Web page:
Statblock:

AC: Descending (unarmored man is AC 9), with optional rules for using Ascending AC instead

Combat: Attack matrices (or THAC0), with optional rules for using Attack Bonus instead

Saves: 5 (old school style – Death or Poison/Wands/Paralysis or Petrification/Breath Attacks/Spells, Rods or Staves)

Level range: 1-14 (with optional rules reaching level 36)

Race & Class*: Combined (Race-As-Class)

Classes included*: Cleric, Fighter, Magic-user, Thief, Dwarf, Elf and Halfling.

Hit Dice: Varying according to class

Monster Hit Dice: Static, d8

XP Charts: Variable, each class has its own xp chart

Multi-class*: No

Dual-class: No

Demi-human class and level restrictions: Demi-humans have level restrictions as opposed to humans

Class requirements: Yes (for example, to play an Elf you have to have minimum Intelligence 9).

*The additional book OSE Advanced Fantasy genre  has rules for a range of new classes such as: Acrobat, Assassin, Barbarian, Bard, Drow, Druid, Duergar, Gnome, Half-elf, Half-orc, Illusionist, Knight, Paladin, Ranger, and Svirfneblin. It also covers optional rules for separate race and class as well as multi classing.


Thoughts

D&D b/x (or as we called it back then, “Basic D&D” was my introduction to role-playing games, and because of that it will always hold a special place in my heart. That said, I must also be honest with the fact that I prefer AD&D these days.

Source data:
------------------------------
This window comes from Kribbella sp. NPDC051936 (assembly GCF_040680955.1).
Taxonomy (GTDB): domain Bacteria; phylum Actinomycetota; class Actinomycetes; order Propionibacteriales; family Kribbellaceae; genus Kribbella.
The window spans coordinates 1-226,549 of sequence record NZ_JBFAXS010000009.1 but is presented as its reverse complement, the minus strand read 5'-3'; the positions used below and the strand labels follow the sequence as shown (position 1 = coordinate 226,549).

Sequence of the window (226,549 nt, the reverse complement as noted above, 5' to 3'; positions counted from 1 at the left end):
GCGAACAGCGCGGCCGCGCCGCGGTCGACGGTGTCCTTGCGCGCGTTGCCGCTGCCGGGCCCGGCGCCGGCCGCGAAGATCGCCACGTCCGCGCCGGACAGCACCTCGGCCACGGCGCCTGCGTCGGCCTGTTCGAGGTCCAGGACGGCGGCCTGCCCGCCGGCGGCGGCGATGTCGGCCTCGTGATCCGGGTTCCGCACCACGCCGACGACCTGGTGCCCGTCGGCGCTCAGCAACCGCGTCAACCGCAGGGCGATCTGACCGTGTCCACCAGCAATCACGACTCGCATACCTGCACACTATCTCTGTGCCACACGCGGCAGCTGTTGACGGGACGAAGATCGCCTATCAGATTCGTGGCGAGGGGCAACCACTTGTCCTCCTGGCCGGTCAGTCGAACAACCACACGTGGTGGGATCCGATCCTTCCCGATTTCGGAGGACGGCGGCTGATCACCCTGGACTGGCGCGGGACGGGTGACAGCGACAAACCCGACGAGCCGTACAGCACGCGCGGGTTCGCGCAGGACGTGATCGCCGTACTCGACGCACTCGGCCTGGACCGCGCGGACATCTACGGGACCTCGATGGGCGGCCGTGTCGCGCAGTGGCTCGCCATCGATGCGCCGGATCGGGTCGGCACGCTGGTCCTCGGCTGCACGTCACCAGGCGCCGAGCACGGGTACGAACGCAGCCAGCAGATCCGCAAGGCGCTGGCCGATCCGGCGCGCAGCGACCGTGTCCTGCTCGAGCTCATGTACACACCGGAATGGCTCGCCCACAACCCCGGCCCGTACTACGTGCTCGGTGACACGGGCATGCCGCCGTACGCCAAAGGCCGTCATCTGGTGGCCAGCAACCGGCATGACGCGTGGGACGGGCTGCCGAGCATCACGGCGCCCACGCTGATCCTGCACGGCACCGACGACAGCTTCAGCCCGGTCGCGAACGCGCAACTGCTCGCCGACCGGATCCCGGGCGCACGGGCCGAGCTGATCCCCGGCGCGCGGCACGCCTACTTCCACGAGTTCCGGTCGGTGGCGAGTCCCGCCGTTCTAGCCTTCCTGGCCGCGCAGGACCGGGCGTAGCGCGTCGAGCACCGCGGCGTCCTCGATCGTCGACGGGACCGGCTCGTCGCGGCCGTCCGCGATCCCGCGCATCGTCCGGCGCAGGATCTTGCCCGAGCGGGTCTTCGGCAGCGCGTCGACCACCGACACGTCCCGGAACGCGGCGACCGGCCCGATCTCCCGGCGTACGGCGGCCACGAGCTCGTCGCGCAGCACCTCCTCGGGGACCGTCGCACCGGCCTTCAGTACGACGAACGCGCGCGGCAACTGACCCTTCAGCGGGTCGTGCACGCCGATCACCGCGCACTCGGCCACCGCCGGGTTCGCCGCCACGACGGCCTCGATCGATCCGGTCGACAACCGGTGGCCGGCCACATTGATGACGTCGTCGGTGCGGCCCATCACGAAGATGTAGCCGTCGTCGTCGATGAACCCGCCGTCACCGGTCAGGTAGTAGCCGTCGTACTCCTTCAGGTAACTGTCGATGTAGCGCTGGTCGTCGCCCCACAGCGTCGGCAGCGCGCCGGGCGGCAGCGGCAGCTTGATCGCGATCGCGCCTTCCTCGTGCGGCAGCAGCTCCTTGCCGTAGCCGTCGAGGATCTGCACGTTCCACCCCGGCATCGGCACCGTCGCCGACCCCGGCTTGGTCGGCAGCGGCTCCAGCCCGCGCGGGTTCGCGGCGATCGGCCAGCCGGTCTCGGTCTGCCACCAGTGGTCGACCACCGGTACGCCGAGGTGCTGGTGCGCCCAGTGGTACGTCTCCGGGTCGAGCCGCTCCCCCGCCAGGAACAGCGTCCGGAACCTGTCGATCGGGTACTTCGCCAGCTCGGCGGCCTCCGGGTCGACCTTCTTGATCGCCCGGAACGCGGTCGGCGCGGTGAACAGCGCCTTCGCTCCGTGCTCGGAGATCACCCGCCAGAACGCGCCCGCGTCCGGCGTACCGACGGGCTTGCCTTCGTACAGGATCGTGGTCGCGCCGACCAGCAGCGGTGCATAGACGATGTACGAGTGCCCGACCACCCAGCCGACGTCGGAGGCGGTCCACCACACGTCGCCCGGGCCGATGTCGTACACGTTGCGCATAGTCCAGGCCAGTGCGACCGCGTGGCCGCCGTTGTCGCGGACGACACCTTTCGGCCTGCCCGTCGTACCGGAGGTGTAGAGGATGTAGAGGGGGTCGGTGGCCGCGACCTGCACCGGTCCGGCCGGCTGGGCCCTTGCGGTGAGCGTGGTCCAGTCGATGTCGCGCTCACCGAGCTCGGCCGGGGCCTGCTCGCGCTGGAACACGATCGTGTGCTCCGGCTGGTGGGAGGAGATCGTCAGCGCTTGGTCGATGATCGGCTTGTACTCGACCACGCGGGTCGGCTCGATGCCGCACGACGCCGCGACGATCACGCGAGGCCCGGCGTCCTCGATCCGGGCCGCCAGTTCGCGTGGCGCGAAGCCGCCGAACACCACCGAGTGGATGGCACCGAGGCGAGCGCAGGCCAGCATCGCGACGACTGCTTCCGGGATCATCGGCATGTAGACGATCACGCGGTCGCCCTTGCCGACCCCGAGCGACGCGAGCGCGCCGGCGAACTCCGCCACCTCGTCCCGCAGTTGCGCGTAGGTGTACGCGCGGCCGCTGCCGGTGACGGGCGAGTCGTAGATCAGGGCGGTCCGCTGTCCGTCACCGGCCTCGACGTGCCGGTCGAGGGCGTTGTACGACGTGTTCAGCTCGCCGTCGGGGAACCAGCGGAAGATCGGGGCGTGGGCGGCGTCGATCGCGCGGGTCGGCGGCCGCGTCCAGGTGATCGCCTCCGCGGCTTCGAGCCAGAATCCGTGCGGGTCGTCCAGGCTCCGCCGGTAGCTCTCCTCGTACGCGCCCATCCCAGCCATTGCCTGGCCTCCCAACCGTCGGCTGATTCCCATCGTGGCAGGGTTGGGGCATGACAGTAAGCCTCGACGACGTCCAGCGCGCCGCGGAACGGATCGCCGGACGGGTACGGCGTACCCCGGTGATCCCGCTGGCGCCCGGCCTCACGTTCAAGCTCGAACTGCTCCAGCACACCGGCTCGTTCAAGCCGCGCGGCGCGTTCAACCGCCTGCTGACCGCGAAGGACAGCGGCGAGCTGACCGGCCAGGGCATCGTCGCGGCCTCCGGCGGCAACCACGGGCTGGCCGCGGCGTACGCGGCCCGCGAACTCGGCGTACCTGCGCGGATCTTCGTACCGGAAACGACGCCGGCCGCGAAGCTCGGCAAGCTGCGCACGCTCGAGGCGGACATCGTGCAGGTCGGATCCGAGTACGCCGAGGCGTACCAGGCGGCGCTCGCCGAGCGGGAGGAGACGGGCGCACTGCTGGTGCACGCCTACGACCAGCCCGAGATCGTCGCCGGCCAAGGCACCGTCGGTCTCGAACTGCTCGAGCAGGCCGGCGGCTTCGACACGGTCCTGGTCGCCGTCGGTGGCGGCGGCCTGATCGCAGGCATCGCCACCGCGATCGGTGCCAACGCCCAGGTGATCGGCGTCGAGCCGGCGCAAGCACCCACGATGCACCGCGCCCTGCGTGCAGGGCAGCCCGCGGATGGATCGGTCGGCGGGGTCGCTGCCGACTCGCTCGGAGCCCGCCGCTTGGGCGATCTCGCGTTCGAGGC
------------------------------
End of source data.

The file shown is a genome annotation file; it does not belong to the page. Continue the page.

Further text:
I would say that the main strengths of this game lies in compatibility, simplicity, modularity, quality and support.

As a very close clone of b/x, all materials for that game as well as for BECMI/Rules Cyclopedia D&D, Labyrinth Lord and Basic Fantasy RPG can be used as is, which is great if you have old modules lying around waiting to be played. A little conversion is needed for AD&D (1e and 2e) but conversion is pretty simple and can mostly be managed on the spot. This also goes for those popular OSR clones. This means that you have a vast library of modules and settings that easily can be run with OSE even if you’re not an old GM that was there when b/x was new.

The major strength of this game is it’s simplicity. The rules are easy to grasp and pretty short, so for ideal for those minimal prep pickup games or convention games. Earlier this year I had signed up to GM my first con game and for that I chose OSE. Sadly, that never came to pass, because of the corona virus. Also, the small footprint of the books makes them ideal for the travelling GM – no more hauling of 1 ton of books to the playing spot.

The fact that OSE is designed in a modular way is a great feature. We have a simple set of base rules, with additional books covering plug-in rules and settings. For example, for me the Advanced Fantasy plug-in is the best. As an AD&D fan, I like my druids, rangers and paladins. And now I can have them work with this lighter rule set. That’s a huge selling point for me at last. The author has announced that the next modular book in the works is a monster book that brings in many of the traditional monsters from AD&D in OSE format. (And you can never ever have too many monster books, right?)